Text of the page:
Cyprus Mail
Business

Chances of Cooperative Central Bank returning to previous owners slim

By Stelios Orphanides

The head of the finance ministry’s unit which manages the government’s investment in the Cooperative Central Bank said that the co-op’s chances of repurchasing its share in the bailed out lender are slim.

“Buying back the share capital stake in the hands of the Republic of Cyprus by the cooperative sector appears very difficult,” Dionysios Dionysiou said in a telephone interview on Thursday.

The possibility of a re-acquisition by its original shareholders of the Cooperative Central Bank’s which went over to the government after it injected as part of the 2013 bailout agreement initially €1.5bn in taxpayer’s money before giving an additional capital boost of €175m in late 2015, was included in a clause in the first decree issued by the finance minister. In order to get back their bank, original shareholders, whose stake subsequently shrank to 1 per cent, they would have to use the bank’s profit in excess of a 10 per cent dividend on the government investment.

The Cooperattive Central Bank generated an after tax loss of €122.7m in 2015 compared to an after tax profit of €42.9m in 2014. In January to September last year, the Co-op posted €62.1m in net earnings.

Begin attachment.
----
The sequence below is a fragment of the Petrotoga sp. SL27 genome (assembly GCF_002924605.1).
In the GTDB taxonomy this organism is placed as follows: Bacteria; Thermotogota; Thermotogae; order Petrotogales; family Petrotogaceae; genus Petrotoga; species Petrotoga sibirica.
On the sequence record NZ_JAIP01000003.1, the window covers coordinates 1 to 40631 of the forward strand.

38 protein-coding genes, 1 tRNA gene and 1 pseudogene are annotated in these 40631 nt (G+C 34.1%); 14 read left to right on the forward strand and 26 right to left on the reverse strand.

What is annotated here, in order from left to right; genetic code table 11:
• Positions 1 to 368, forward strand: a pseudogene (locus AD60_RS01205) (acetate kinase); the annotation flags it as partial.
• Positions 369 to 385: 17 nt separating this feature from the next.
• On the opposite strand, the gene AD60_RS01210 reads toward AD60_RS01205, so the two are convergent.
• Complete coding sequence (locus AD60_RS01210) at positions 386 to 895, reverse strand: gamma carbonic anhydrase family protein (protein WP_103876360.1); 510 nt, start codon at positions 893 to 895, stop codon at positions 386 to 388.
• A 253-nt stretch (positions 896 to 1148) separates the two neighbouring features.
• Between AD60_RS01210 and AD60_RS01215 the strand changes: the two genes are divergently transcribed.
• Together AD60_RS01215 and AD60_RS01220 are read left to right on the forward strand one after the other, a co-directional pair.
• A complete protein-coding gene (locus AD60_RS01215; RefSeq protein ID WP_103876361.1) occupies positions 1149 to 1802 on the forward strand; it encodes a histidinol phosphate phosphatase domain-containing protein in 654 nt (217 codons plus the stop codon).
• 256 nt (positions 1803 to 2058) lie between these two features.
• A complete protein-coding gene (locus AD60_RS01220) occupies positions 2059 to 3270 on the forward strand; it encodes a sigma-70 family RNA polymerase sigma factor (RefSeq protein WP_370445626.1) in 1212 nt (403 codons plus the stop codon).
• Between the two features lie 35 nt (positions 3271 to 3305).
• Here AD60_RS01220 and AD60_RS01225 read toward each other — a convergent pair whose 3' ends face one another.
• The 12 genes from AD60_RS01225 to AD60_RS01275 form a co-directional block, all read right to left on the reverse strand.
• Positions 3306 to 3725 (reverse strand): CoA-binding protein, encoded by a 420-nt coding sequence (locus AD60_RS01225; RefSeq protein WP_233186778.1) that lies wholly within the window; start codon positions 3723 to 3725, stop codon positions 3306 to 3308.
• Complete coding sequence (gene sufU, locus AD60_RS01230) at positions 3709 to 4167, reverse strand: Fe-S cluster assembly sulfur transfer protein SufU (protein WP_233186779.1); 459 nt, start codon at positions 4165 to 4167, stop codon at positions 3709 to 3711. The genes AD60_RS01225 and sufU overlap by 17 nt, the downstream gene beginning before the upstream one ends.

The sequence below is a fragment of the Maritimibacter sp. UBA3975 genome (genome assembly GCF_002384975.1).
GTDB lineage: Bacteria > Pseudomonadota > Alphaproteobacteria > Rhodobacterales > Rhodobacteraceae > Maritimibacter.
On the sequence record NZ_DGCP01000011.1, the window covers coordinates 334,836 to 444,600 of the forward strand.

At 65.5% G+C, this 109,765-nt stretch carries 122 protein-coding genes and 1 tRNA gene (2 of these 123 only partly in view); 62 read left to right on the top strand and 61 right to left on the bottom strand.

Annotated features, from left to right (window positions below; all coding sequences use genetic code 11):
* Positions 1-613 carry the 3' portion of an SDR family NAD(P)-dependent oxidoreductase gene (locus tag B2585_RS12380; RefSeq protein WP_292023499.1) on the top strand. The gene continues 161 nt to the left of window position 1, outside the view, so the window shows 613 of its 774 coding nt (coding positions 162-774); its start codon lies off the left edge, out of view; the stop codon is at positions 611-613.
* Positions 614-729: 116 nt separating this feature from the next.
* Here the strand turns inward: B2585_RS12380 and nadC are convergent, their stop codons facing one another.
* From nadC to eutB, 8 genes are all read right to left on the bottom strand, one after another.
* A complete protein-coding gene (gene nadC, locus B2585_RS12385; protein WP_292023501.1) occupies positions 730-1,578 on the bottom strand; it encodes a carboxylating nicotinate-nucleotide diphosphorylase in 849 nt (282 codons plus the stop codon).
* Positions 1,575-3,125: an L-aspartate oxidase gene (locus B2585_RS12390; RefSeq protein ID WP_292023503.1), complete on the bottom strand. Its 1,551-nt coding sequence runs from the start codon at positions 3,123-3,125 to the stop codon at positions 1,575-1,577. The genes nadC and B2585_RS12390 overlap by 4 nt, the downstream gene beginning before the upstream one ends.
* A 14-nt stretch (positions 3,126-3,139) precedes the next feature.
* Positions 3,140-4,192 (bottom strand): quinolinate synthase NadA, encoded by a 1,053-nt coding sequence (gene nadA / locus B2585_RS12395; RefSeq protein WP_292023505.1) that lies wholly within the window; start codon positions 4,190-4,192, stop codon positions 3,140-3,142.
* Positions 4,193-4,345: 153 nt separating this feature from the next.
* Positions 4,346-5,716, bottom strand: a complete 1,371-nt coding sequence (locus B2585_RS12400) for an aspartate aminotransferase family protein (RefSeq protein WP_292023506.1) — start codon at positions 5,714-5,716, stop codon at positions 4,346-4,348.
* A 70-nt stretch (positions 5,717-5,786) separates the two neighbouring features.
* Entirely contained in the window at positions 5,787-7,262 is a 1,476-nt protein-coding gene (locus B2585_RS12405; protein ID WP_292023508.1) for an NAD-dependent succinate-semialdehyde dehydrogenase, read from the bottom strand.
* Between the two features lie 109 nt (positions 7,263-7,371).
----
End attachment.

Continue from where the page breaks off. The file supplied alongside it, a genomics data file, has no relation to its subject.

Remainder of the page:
The increase in the Cooperative Central Bank’s non-performing loans stock to over €7.2bn -roughly two fifths of its loan portfolio-, and the subsequent need to increase provisions for loan impairments to address supervisory requirements, will further reduce the bank’s ability to generate funds that will help its old owners regain ownership, Dionysiou said.

“The government can no longer recapitalise the Co-op,” Dionysiou said citing the new European bank resolution framework which provides for losses on shareholders, bondholders and depositors before the state can jump in.

The Cooperative Central Bank is currently preparing its listing on the Cyprus Stock Exchange where it plans to attract private investors through consecutive capital issues that will ultimately reduce the government’s stake to 25 per cent.

Finance minister Harris Georgiades said in December that the government was considering handing over shares of the Cooperative Central Bank to various groups, including Co-op-workers, customers or persons affected by the banking crisis.


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